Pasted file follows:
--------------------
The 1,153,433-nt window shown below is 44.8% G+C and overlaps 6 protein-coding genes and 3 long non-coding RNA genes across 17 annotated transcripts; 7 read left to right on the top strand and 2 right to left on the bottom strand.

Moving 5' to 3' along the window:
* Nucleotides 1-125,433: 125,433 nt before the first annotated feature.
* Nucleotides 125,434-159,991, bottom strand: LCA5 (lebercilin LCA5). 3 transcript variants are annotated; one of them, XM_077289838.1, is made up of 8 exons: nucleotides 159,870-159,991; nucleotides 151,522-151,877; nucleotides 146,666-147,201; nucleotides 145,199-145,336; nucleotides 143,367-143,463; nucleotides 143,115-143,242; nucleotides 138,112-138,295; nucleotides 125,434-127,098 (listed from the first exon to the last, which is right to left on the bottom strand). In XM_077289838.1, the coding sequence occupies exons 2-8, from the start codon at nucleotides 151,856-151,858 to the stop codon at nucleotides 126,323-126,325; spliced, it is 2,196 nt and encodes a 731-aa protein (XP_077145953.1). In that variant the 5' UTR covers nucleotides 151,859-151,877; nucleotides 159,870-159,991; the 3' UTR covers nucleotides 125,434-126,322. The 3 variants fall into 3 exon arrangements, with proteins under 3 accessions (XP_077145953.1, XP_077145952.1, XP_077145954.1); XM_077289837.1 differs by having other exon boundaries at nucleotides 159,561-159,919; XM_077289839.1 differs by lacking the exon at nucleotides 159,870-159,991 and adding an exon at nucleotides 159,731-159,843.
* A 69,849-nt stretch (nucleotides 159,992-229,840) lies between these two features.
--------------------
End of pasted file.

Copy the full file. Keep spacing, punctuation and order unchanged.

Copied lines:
The 1,153,433-nt window shown below is 44.8% G+C and overlaps 6 protein-coding genes and 3 long non-coding RNA genes across 17 annotated transcripts; 7 read left to right on the top strand and 2 right to left on the bottom strand.

Moving 5' to 3' along the window:
* Nucleotides 1-125,433: 125,433 nt before the first annotated feature.
* Nucleotides 125,434-159,991, bottom strand: LCA5 (lebercilin LCA5). 3 transcript variants are annotated; one of them, XM_077289838.1, is made up of 8 exons: nucleotides 159,870-159,991; nucleotides 151,522-151,877; nucleotides 146,666-147,201; nucleotides 145,199-145,336; nucleotides 143,367-143,463; nucleotides 143,115-143,242; nucleotides 138,112-138,295; nucleotides 125,434-127,098 (listed from the first exon to the last, which is right to left on the bottom strand). In XM_077289838.1, the coding sequence occupies exons 2-8, from the start codon at nucleotides 151,856-151,858 to the stop codon at nucleotides 126,323-126,325; spliced, it is 2,196 nt and encodes a 731-aa protein (XP_077145953.1). In that variant the 5' UTR covers nucleotides 151,859-151,877; nucleotides 159,870-159,991; the 3' UTR covers nucleotides 125,434-126,322. The 3 variants fall into 3 exon arrangements, with proteins under 3 accessions (XP_077145953.1, XP_077145952.1, XP_077145954.1); XM_077289837.1 differs by having other exon boundaries at nucleotides 159,561-159,919; XM_077289839.1 differs by lacking the exon at nucleotides 159,870-159,991 and adding an exon at nucleotides 159,731-159,843.
* A 69,849-nt stretch (nucleotides 159,992-229,840) lies between these two features.